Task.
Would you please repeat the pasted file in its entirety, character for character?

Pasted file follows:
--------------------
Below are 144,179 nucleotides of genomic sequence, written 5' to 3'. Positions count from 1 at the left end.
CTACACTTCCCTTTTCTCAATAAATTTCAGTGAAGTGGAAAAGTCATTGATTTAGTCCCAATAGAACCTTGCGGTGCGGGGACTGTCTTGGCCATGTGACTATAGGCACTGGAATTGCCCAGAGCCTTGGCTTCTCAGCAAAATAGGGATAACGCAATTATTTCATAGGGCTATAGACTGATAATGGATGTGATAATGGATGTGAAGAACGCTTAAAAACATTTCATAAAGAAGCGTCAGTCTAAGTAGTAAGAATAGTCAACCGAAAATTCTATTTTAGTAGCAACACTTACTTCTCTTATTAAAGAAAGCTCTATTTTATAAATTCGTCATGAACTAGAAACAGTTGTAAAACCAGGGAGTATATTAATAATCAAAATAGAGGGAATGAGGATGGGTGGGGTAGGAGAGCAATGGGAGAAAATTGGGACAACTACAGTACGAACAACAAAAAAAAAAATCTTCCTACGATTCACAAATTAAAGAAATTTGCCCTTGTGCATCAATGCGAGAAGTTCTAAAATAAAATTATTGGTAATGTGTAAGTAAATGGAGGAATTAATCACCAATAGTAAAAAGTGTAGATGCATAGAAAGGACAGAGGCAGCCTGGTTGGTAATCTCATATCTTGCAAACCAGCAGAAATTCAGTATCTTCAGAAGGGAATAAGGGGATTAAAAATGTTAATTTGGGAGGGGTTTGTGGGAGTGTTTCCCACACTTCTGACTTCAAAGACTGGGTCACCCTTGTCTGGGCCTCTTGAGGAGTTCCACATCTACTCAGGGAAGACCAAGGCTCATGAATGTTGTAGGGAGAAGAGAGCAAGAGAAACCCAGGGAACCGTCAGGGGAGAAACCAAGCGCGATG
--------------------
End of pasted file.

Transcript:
Below are 144,179 nucleotides of genomic sequence, written 5' to 3'. Positions count from 1 at the left end.
CTACACTTCCCTTTTCTCAATAAATTTCAGTGAAGTGGAAAAGTCATTGATTTAGTCCCAATAGAACCTTGCGGTGCGGGGACTGTCTTGGCCATGTGACTATAGGCACTGGAATTGCCCAGAGCCTTGGCTTCTCAGCAAAATAGGGATAACGCAATTATTTCATAGGGCTATAGACTGATAATGGATGTGATAATGGATGTGAAGAACGCTTAAAAACATTTCATAAAGAAGCGTCAGTCTAAGTAGTAAGAATAGTCAACCGAAAATTCTATTTTAGTAGCAACACTTACTTCTCTTATTAAAGAAAGCTCTATTTTATAAATTCGTCATGAACTAGAAACAGTTGTAAAACCAGGGAGTATATTAATAATCAAAATAGAGGGAATGAGGATGGGTGGGGTAGGAGAGCAATGGGAGAAAATTGGGACAACTACAGTACGAACAACAAAAAAAAAAATCTTCCTACGATTCACAAATTAAAGAAATTTGCCCTTGTGCATCAATGCGAGAAGTTCTAAAATAAAATTATTGGTAATGTGTAAGTAAATGGAGGAATTAATCACCAATAGTAAAAAGTGTAGATGCATAGAAAGGACAGAGGCAGCCTGGTTGGTAATCTCATATCTTGCAAACCAGCAGAAATTCAGTATCTTCAGAAGGGAATAAGGGGATTAAAAATGTTAATTTGGGAGGGGTTTGTGGGAGTGTTTCCCACACTTCTGACTTCAAAGACTGGGTCACCCTTGTCTGGGCCTCTTGAGGAGTTCCACATCTACTCAGGGAAGACCAAGGCTCATGAATGTTGTAGGGAGAAGAGAGCAAGAGAAACCCAGGGAACCGTCAGGGGAGAAACCAAGCGCGATG